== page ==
Sideline time good for Miller



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Last updated: 04/10/2014 3:58 PM
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Sideline Time Good Time for Miller

By Patrick Murphy

On the first drive of Ohio State’s second game of 2013, quarterback Braxton Miller went down with a knee injury. Just over a game later, backup Kenny Guiton had dazzled his way into a mini quarterback controversy.

What did Guiton have that Miller lacked? Arm strength? No. Speed? Not a chance. Experience? Obviously not.

Guiton’s one advantage was experience on the sideline. The sideline you ask? Why would that make a quarterback better? Because Guiton watched and learned.

Miller has developed tremendously in three years as the Buckeyes' starting signal caller, but he has spent little time sitting and watching. His most important lessons may ultimately come while unable to play.

“In my opinion, Braxton has always been very football smart. You can't do the things that you do on the football field without kind of understanding what's going on,” offensive coordinator Tom Herman assessed. “I think speaking the language like a coach is very, very foreign to him, so we're trying to develop that as much as possible.”

Braxton Miller on the sideline at OSU spring practice.
Photo by Jim Davidson
Braxton Miller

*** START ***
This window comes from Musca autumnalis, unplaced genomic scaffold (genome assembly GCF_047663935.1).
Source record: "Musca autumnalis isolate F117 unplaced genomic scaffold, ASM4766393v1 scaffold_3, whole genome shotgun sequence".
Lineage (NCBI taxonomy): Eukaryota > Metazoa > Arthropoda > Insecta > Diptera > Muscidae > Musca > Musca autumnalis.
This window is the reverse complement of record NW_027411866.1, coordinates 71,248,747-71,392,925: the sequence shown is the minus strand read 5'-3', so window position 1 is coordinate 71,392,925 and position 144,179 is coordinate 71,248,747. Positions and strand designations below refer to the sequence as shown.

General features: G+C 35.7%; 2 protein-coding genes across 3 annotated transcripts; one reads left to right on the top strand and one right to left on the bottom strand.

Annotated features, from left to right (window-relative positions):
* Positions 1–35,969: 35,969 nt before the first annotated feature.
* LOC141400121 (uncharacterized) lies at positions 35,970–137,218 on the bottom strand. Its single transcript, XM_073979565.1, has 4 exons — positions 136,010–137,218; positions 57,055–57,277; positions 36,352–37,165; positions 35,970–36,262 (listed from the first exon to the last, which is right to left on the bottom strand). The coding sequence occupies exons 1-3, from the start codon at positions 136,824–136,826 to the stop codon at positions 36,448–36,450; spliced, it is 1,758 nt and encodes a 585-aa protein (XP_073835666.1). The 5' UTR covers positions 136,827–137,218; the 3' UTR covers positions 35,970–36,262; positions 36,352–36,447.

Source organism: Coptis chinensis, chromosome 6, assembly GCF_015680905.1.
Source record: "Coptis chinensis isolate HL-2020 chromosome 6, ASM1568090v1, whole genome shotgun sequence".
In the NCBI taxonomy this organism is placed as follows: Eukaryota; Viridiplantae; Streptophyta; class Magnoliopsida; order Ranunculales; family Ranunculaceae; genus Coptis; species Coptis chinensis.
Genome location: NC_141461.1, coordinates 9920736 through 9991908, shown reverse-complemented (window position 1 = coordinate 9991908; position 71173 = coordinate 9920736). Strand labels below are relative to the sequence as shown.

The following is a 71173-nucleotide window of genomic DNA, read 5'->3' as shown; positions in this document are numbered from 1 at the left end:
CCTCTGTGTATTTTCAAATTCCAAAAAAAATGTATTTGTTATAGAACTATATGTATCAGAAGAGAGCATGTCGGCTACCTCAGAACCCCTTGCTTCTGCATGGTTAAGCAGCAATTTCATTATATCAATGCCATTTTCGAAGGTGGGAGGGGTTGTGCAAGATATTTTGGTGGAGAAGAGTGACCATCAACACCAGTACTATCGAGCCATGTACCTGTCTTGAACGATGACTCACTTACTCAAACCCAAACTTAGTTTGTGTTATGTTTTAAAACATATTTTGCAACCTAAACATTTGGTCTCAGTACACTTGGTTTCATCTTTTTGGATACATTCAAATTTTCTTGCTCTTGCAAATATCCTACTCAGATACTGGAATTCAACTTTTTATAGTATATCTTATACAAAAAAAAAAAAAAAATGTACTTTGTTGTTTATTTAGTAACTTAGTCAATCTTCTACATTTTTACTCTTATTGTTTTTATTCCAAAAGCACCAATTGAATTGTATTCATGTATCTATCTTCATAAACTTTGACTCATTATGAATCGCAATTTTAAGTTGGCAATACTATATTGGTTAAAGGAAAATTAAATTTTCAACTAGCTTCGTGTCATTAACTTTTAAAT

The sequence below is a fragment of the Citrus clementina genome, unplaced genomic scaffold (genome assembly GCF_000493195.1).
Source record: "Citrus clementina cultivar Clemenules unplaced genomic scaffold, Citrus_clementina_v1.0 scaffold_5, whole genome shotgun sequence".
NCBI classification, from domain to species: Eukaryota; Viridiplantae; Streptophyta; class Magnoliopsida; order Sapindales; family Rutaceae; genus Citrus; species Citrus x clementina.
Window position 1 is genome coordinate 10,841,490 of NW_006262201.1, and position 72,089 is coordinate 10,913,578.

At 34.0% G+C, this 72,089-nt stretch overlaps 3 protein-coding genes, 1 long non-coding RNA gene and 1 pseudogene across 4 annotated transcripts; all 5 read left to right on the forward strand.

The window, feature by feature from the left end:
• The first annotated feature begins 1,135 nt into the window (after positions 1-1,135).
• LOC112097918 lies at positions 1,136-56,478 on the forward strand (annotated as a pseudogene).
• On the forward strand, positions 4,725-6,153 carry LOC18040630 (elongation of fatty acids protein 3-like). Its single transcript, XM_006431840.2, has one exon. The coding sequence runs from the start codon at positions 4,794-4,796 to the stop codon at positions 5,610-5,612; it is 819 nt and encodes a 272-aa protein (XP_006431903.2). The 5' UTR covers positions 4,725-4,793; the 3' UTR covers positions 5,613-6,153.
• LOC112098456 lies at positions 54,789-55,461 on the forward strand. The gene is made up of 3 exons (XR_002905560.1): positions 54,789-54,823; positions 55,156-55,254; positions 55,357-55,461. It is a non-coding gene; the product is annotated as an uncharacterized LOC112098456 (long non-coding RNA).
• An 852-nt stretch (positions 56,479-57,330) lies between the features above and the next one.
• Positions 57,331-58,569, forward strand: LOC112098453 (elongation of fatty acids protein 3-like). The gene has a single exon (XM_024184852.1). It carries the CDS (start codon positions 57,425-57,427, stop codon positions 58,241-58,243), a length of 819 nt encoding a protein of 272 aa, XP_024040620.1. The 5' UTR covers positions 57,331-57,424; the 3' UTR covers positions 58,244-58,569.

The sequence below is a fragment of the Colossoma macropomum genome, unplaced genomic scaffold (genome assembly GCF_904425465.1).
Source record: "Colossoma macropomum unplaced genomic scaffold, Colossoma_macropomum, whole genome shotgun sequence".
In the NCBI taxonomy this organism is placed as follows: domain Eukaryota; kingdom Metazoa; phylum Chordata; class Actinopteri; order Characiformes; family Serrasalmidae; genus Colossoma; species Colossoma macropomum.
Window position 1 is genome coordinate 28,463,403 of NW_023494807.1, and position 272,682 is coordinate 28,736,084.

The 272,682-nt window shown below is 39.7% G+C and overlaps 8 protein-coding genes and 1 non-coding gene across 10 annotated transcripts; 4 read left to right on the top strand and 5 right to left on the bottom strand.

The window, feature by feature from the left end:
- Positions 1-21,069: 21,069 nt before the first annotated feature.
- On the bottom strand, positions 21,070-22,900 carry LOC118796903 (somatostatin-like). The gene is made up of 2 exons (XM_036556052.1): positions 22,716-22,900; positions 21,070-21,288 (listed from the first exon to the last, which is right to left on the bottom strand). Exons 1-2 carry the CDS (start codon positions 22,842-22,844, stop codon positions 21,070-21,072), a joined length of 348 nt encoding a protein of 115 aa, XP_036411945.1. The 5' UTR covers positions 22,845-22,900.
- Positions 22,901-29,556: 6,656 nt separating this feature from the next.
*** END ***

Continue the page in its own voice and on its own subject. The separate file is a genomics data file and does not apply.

Speaking like a coach was something Guiton became familiar with while holding a clipboard for three years. He was able to understand the game, not just play it with athletic ability.

“You can ask him questions and a lot of times you'll get the 'I don't know why I do, I just do' kind of answer,” Herman said of Miller. “The first step is knowing, so at least we conquered that part.”

Miller is a unique athlete and has thrived off his gifts, but those gifts may have also hindered his development because he has never sat and learned. Sometimes a coach must slow a player down in order to better him.

Miller is unable to participate in spring practice, recovering from minor shoulder surgery, giving the coaches the time needed to make him learn.

“In my opinion the best way to learn is to teach,” said Herman, whose job is based on instructing young men.

“I've learned more about football from teaching it to young people than probably in any lecture or any older people telling me because it's just kind of a process. It's a trial and error. It's an immersion into the game that he might not [have] done had he been out there and been exhausted from practice. I think he's embraced the things that I can do, so let's turn a negative into a positive.”

Physical reps be damned! Meet Coach Miller.

“Tonight he's going to grade J.T. Barrett like a coach would,” Herman told the media a few weeks back.

“Watch the film on his iPad and grade the film, plus or minus on every play in 7-on-7 and every play in team, to keep him engaged.”

"Coach" Braxton Miller and J. T. Barrett on the OSU sideline.
Photo by Jim Davidson
Braxton Miller and J. T. Barrett

If he can learn the coaching side of the game to go along with his on-field play, it could also improve his stock at the next level. At least that’s how Herman sees it.

“Let's figure out how to communicate and speak the language like we do, to allow you the best opportunity when you go interview for a job in March, April or May of next year. Present yourself as best you can.”

If the NFL doesn’t work out, maybe Miller has found something on which to fall back. Coach Miller that is.

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